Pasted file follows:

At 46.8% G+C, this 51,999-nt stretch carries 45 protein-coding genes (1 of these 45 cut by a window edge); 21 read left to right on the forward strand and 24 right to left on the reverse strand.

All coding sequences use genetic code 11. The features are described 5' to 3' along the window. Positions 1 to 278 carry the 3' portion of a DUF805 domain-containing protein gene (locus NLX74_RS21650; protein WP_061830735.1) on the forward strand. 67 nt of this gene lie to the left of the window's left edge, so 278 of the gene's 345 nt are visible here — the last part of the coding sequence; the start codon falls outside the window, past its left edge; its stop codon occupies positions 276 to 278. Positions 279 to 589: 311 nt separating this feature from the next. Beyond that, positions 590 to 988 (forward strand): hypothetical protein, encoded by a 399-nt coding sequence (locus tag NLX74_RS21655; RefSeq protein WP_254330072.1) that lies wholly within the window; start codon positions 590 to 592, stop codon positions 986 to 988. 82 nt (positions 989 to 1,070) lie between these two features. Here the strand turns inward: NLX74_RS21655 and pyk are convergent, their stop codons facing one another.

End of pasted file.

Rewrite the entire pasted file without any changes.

At 46.8% G+C, this 51,999-nt stretch carries 45 protein-coding genes (1 of these 45 cut by a window edge); 21 read left to right on the forward strand and 24 right to left on the reverse strand.

All coding sequences use genetic code 11. The features are described 5' to 3' along the window. Positions 1 to 278 carry the 3' portion of a DUF805 domain-containing protein gene (locus NLX74_RS21650; protein WP_061830735.1) on the forward strand. 67 nt of this gene lie to the left of the window's left edge, so 278 of the gene's 345 nt are visible here — the last part of the coding sequence; the start codon falls outside the window, past its left edge; its stop codon occupies positions 276 to 278. Positions 279 to 589: 311 nt separating this feature from the next. Beyond that, positions 590 to 988 (forward strand): hypothetical protein, encoded by a 399-nt coding sequence (locus tag NLX74_RS21655; RefSeq protein WP_254330072.1) that lies wholly within the window; start codon positions 590 to 592, stop codon positions 986 to 988. 82 nt (positions 989 to 1,070) lie between these two features. Here the strand turns inward: NLX74_RS21655 and pyk are convergent, their stop codons facing one another.